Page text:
[root@controller certs_x509]#  openssl x509 -in server.cert.pem -noout -serial
serial=7E107B565C51DFD2F24B279953215D2AAF689F17

This is because openssl x509 does not maintain a database of the certificate it signs using the root CA certificate. So it can sign the same certificate multiple times without the need of revocation.

 

Generate and sign certificate using openssl ca command

Now in this section we will generate and sign certificates using openssl ca command. This should give you a basic idea of the difference between both the command.

I will store all the certificates generated at this section under /certs_ca directory.

 

Generate private key

First of all let us generate a private key for the server certificate:

[root@controller certs_ca]# openssl genrsa -out server.key.pem 4096
Generating RSA private key, 4096 bit long modulus (2 primes)
.......................................................................................++++
.....................++++
e is 65537 (0x010001)

 

Generate CSR

Next we will generate the Certificate Signing Request. Here also we will intentionally provide a different value for respective fields compared to what we provided with RootCA CSR:

[root@controller certs_ca]# openssl req -new -key server.key.pem -out server.csr                                         
You are about to be asked to enter information that will be incorporated
into your certificate request.
What you are about to enter is what is called a Distinguished Name or a DN.
There are quite a few fields but you can leave some blank
For some fields there will be a default value,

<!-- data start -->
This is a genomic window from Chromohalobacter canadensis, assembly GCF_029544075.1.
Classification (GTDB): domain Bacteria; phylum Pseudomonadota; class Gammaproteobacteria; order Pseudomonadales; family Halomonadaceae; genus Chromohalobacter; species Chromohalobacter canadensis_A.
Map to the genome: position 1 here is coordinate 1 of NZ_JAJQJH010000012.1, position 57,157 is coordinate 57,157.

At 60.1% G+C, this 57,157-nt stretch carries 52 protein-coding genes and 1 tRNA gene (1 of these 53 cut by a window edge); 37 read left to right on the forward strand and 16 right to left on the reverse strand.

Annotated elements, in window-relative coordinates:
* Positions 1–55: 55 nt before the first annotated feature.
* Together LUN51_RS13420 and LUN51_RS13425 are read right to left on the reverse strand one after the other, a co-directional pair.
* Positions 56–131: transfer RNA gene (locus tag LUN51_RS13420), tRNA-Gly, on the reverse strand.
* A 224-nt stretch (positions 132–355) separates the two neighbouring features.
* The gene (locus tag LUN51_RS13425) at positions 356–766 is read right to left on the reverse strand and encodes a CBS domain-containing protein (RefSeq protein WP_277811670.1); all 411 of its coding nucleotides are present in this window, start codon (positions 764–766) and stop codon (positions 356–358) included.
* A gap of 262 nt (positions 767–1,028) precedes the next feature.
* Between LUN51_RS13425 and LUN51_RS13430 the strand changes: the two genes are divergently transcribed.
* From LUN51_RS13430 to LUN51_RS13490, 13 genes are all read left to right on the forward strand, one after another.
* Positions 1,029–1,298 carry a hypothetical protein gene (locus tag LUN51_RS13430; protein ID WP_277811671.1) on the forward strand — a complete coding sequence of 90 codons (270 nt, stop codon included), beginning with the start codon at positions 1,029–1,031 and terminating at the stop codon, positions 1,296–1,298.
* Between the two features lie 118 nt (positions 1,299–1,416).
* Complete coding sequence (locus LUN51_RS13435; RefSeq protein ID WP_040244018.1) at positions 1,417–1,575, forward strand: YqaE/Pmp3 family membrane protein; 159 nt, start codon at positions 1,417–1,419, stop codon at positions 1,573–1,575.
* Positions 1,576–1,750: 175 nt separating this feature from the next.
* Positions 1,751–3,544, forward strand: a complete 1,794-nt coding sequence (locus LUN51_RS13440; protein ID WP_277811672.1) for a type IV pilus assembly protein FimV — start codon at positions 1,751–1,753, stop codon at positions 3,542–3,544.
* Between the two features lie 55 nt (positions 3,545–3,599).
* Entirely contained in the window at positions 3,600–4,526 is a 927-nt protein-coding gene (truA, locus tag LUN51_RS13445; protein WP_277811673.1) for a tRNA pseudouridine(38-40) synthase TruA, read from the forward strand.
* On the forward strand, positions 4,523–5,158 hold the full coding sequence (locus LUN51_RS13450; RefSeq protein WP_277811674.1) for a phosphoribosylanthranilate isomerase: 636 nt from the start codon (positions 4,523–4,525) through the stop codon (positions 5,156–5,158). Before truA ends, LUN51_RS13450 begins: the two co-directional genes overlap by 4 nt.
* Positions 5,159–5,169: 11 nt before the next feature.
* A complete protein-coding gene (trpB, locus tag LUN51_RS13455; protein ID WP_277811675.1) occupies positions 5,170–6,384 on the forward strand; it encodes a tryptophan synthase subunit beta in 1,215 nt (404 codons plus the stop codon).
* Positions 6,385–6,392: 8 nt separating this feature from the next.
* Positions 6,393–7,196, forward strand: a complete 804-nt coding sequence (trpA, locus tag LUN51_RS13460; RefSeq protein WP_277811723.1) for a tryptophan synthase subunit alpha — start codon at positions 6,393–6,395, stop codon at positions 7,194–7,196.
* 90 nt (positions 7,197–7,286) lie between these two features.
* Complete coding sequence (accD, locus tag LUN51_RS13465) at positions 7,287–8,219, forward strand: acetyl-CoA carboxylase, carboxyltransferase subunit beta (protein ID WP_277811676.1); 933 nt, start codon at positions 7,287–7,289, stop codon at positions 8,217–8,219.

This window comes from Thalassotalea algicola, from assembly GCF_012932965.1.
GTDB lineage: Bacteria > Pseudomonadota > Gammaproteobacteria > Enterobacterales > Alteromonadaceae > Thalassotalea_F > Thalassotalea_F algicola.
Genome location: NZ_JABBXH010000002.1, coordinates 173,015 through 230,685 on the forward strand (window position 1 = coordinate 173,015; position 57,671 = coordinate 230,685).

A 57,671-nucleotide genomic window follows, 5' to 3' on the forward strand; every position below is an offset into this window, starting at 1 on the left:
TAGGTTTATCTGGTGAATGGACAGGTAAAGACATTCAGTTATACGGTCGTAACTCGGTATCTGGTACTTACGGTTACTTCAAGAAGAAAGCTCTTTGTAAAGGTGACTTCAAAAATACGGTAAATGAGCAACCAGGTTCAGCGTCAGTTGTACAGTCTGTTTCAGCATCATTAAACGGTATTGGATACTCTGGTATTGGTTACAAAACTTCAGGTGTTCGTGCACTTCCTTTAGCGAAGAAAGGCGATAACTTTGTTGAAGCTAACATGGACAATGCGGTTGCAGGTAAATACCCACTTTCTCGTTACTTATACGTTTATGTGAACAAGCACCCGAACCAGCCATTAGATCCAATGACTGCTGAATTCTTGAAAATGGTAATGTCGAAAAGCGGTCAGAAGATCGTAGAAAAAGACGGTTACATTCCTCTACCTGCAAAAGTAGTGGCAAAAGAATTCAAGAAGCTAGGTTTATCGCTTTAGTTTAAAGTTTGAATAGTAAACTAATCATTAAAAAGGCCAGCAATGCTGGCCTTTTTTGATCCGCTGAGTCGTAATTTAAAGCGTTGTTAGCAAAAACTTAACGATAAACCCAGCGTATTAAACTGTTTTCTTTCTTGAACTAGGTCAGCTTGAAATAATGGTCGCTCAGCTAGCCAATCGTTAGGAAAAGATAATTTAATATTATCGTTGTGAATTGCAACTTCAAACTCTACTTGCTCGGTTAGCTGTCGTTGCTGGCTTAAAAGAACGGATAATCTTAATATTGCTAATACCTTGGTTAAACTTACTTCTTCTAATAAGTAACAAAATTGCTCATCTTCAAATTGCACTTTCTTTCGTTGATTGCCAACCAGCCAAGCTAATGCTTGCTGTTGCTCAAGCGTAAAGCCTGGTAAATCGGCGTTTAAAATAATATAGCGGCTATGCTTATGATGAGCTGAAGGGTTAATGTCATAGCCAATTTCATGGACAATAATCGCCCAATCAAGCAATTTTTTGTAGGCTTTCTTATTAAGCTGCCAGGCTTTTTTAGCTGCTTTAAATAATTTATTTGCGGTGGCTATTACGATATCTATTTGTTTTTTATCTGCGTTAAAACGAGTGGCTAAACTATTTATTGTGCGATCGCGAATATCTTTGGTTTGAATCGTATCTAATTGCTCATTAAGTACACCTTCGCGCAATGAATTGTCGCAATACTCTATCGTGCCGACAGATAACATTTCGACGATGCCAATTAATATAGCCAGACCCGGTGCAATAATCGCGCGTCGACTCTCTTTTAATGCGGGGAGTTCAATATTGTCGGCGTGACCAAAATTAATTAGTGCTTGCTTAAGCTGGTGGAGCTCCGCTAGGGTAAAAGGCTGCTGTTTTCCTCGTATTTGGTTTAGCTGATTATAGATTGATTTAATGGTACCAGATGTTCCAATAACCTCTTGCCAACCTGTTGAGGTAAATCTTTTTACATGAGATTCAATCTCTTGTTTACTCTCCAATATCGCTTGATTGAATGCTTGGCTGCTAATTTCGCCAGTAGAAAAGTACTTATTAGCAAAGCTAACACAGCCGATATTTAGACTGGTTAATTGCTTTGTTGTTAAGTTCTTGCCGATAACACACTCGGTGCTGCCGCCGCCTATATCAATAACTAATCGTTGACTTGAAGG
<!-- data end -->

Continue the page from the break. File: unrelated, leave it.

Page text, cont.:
If you enter '.', the field will be left blank.
-----
Country Name (2 letter code) [XX]:IN
State or Province Name (full name) []:Karnataka
Locality Name (eg, city) [Default City]:Bengaluru
Organization Name (eg, company) [Default Company Ltd]:Some Company
Organizational Unit Name (eg, section) []:Admin
Common Name (eg, your name or your server's hostname) []:controller.example.com
Email Address []:

Please enter the following 'extra' attributes
to be sent with your certificate request
A challenge password []:
An optional company name []:

 

Generate and sign server certificate

Now let us use openssl ca to generate and sign the certificate. With openssl we must provide a valid openssl.cnf file which will contain all the details such as location of certificates, serial and index.txt files etc. We will use the openssl.cnf which we had created for rootCA certificate.

[root@controller certs_ca]# openssl ca -config /root/tls/openssl.cnf  -days 2650 -notext -batch  -in server.csr -out server.crt
Using configuration from /root/tls/openssl.cnf
Check that the request matches the signature
Signature ok
The Subject's Distinguished Name is as follows
countryName           :PRINTABLE:'IN'
stateOrProvinceName   :ASN.1 12:'Karnataka'
localityName          :ASN.1 12:'Bengaluru'
organizationName      :ASN.1 12:'Some Company'
organizationalUnitName:ASN.1 12:'Admin'
commonName            :ASN.1 12:'controller.example.com'
The organizationName field is different between
CA certificate (GoLinuxCloud) and the request (Some Company)

As expected the openssl ca command failed to sign the certificate because the State Name is different in the rootCA CSR compared to the CSR which we generated for our server certificate.

This is another difference between openssl ca and openssl x509 commands. The openssl x509 command doesn't aggressively match the Subject details between Issuer and the consumer while openssl ca command follows the policy section of openssl.cnf to match these values.

I had already explained this part in Things to consider when creating CSR with OpenSSL

 

You can check the policy section used for RootCA in our openssl.cnf:

[ policy_match ]
countryName             = match
stateOrProvinceName     = match
organizationName        = match
organizationalUnitName  = optional
commonName              = supplied
emailAddress            = optional

So the rootCA expects that countryName, stateOrProvinceName and organizationName is exactly the same between RootCA and certificate which wants to get signed from this rootCA.

You may also modify the policy and generate your RootCA accordingly.

 

But for now, we will re-generate our CSR for the server certificate with the same values as used for RootCA:

[root@controller certs_ca]# openssl req -new -key server.key.pem -out server.csr